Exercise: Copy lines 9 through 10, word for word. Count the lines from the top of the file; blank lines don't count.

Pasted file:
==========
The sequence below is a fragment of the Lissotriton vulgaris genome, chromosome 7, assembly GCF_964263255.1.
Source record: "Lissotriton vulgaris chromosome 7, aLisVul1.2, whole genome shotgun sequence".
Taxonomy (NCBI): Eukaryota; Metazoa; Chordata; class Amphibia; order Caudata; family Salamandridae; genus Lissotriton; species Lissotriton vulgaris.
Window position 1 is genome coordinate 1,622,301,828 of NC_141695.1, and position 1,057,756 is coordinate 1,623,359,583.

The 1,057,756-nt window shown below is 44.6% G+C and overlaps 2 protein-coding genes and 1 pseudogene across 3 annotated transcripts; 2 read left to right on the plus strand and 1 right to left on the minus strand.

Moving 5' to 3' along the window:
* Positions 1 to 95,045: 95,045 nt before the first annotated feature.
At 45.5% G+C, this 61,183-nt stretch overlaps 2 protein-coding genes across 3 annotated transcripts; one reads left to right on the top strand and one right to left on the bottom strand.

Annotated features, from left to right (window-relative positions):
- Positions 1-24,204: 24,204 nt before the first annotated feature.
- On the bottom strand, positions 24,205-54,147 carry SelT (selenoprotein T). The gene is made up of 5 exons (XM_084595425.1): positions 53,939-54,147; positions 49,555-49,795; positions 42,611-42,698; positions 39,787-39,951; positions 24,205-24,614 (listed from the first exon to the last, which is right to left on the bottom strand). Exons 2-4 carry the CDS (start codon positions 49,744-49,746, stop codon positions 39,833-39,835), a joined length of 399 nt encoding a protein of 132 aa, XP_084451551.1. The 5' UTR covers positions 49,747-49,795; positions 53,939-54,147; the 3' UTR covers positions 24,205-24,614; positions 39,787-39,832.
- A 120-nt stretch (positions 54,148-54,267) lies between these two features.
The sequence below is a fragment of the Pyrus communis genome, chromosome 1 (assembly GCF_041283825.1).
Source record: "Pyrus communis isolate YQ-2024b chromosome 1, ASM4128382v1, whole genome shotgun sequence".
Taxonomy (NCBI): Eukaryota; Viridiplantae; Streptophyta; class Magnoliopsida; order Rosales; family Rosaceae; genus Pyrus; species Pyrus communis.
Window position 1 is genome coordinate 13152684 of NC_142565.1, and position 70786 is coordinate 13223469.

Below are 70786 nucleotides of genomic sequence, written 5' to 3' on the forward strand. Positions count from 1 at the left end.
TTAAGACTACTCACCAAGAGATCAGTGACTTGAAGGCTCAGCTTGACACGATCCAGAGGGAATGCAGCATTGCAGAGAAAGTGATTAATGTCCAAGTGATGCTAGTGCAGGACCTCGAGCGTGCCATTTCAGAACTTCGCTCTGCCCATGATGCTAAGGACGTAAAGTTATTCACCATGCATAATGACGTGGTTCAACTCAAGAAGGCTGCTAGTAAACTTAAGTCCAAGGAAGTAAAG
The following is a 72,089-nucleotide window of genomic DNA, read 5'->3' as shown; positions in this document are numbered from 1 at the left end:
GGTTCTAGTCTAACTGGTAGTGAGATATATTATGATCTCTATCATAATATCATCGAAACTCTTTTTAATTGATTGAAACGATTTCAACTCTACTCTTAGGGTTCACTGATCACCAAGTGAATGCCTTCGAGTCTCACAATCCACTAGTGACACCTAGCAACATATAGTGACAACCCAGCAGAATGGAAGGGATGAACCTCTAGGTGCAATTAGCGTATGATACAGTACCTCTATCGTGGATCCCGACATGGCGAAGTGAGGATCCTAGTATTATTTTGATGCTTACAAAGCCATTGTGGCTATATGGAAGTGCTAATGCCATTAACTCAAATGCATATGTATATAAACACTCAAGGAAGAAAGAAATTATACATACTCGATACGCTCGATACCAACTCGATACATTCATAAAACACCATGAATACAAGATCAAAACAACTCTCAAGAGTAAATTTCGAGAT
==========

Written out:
Annotated features, from left to right (window-relative positions):
- Positions 1-24,204: 24,204 nt before the first annotated feature.